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Initially exclusive to the GEnie online service, it opened in February 1993, and later that year it caused Computer Gaming World magazine to create the new category of "Online Game of the Year" so it could be awarded to CyberStrike. In 1994, it was offered in stores by MicroProse.
In 1997, a new version of the game, CyberStrike 2 was announced as a joint project between Simutronics and Sony's 989 Studios. A single-player mission-based version was released in stores, and a multiplayer version opened on GEnie in December 1998. It was also released on America Online, and then via the Simutronics website. After CyberStrike 2 opened, the original version of the game was renamed as CyberStrike Classic.
Computer Gaming World in 1993 praised the simple user interface and "amazing" graphics, including the weather. The reviewer reported that he played 12 hours before stopping at $6 an hour, concluding that "CyberStrike is addictive, action-filled and downright fun. The violence is bloodless ... but the challenge is exhilarating". That year the magazine named CyberStrike the On-Line Game of the Year. A 1994 survey of strategic space games set in the year 2000 and later gave the game four stars out of five, stating that it was "very competitive in a multi-player environment but lacks the long-term rationale of Multiplayer BattleTech".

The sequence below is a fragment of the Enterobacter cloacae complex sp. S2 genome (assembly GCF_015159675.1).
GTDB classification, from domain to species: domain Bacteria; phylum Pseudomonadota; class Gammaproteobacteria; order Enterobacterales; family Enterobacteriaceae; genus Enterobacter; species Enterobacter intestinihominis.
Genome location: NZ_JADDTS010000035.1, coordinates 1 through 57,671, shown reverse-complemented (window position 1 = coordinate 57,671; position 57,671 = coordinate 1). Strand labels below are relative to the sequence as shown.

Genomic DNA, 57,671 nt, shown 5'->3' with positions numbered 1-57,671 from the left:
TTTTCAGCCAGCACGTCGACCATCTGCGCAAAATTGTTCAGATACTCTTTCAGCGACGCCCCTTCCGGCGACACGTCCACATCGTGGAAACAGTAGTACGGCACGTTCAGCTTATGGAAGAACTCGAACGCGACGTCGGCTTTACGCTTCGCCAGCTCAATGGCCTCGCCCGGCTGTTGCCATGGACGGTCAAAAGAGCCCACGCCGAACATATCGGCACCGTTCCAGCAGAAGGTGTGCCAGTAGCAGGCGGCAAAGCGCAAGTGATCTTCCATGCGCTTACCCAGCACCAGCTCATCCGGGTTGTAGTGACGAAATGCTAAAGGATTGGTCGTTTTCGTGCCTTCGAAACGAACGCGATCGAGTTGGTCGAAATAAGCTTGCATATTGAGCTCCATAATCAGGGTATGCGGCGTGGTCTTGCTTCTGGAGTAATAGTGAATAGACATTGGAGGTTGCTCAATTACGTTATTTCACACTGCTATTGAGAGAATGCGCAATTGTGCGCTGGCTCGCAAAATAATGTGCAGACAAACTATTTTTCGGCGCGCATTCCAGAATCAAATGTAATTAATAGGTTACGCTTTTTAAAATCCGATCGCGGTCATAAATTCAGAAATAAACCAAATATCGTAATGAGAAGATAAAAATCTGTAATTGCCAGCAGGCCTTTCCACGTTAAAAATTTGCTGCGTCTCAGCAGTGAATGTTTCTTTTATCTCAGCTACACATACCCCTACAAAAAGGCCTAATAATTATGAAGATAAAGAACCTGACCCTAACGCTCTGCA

- "Computer Gaming World's Game of the Year Awards". Computer Gaming World. October 1993. pp. 70–74. Retrieved 25 March 2016.
This is the first year that CGW has offered an On-Line Game of the Year award. With more and more modems among our readership and numerous games appearing with graphic front-ends, it has been an interesting year for this genre . . . This year's winner, however, is CyberStrike (GEnie/Simutronics), David Whatley, designer. CyberStrike combines real-time, polygon-filled graphics and local machine sound card support to provide a visceral experience of "being" in cyberspace. Add the teamwork and communications aspects to the competitive challenge of fighting it out through multi-colored streets and alleys, and it becomes a definite winner.
- Wilson, David M. "GEnie's CyberStrike Makes Gigantor Strides in Multi-player, On-line gaming". Computer Gaming World (1993-2005). p. 60. Retrieved 7 July 2014.
- Brooks, M. Evan (May 1994). "Never Trust A Gazfluvian Flingschnogger!". Computer Gaming World. pp. 42–58.